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Pedestrian died from stroke two days after collision in West End last month

The Metropolitan Police have issued CCTV images of a cyclist who was involved in a collision with a pedestrian who died of a stroke two days later and have appealed for him, as well as any witnesses, to come forward.

David Purkis, a 58-year-old married father of two from West Wickham in the London Borough of Bromley, died two days after the incident, which took place at the junction of Regent Street and New Burlington Street, W1 at around 5.40pm on Thursday 25 July.

According to police, “Initially both parties appeared uninjured and having spoken with each other at the scene they then carried on their journeys.”

However, on the Saturday, Mr Purkis suffered his fatal stroke. A post-mortem was conducted on Friday 9 August, and police say that they “await the result of further tests.”

Detective Constable Matt Hopgood from Catford Traffic Garage commented: "I would appeal to the cyclist and any witnesses to the collision to contact police.

"Any witness could hold vital information into what happened."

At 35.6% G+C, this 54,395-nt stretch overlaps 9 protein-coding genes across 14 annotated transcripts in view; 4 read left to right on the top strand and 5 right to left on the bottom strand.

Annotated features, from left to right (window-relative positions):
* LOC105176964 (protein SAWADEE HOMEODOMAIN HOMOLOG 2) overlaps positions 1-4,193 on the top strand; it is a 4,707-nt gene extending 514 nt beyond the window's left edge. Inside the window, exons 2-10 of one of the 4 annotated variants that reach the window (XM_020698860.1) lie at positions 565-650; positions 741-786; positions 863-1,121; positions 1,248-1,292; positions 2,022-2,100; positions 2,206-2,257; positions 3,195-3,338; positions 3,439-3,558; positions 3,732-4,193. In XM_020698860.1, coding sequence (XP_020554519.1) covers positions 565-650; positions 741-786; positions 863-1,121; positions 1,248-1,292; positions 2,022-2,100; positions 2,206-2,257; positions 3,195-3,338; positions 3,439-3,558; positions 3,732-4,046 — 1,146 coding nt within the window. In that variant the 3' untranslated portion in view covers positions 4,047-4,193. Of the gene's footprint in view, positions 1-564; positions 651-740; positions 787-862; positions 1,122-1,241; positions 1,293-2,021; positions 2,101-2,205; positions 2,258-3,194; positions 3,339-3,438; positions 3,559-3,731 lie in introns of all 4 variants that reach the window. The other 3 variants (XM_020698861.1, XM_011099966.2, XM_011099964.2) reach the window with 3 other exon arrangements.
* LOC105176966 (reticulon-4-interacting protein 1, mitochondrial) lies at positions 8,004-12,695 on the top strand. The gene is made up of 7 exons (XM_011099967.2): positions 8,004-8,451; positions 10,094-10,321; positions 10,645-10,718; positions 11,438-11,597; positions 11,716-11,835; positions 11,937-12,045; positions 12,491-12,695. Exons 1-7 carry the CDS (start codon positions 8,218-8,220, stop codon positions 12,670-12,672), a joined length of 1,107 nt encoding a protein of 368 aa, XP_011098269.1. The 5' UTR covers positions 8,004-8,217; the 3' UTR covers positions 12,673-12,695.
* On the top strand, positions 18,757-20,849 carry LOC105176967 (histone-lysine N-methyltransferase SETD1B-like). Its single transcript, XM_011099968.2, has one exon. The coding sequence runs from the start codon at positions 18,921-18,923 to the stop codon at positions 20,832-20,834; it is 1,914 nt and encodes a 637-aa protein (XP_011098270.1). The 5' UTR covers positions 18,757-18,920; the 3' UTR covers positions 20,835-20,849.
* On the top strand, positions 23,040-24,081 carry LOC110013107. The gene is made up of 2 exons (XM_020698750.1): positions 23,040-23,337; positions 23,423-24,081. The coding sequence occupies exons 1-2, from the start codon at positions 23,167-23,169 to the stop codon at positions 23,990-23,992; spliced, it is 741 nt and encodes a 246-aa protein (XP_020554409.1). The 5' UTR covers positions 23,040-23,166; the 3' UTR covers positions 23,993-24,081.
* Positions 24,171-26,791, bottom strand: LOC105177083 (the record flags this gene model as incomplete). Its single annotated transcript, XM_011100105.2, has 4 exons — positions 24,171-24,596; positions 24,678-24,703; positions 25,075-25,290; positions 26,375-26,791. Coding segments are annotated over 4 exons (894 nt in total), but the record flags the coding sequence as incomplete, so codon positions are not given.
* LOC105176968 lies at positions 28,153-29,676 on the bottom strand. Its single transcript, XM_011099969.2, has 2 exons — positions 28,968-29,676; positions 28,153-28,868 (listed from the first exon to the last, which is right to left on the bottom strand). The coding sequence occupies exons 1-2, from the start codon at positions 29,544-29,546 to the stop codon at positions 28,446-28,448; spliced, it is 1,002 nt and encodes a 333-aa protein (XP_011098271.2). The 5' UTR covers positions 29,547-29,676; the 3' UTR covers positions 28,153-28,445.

Anyone with information is requested to call the Metropolitan Police's Road Death Investigation Unit in Catford on 0208 285 1574.

It appears from the police's appeal that they may see a link between the collision between the cyclist and Mr Purkis, and the latter's death two days later.

While perceived conflict between pedestrians and cyclists is regularly flagged up as an issue of concern particularly in local media and at police community forums, it is thankfully rare that serious injuries result.

In 2011, the latest year for which figures are available, 99 pedestrians were seriously injured in incidents involving a pedal cycle, with two others killed.

Simon has been news editor at road.cc since 2009, reporting on 10 editions and counting of pro cycling’s biggest races such as the Tour de France, stories on issues including infrastructure and campaigning, and interviewing some of the biggest names in cycling. A law and languages graduate, published translator and former retail analyst, his background has proved invaluable in reporting on issues as diverse as cycling-related court cases, anti-doping investigations, and the bike industry. He splits his time between London and Cambridge, and loves taking his miniature schnauzer Elodie on adventures in the basket of her Elephant Bike.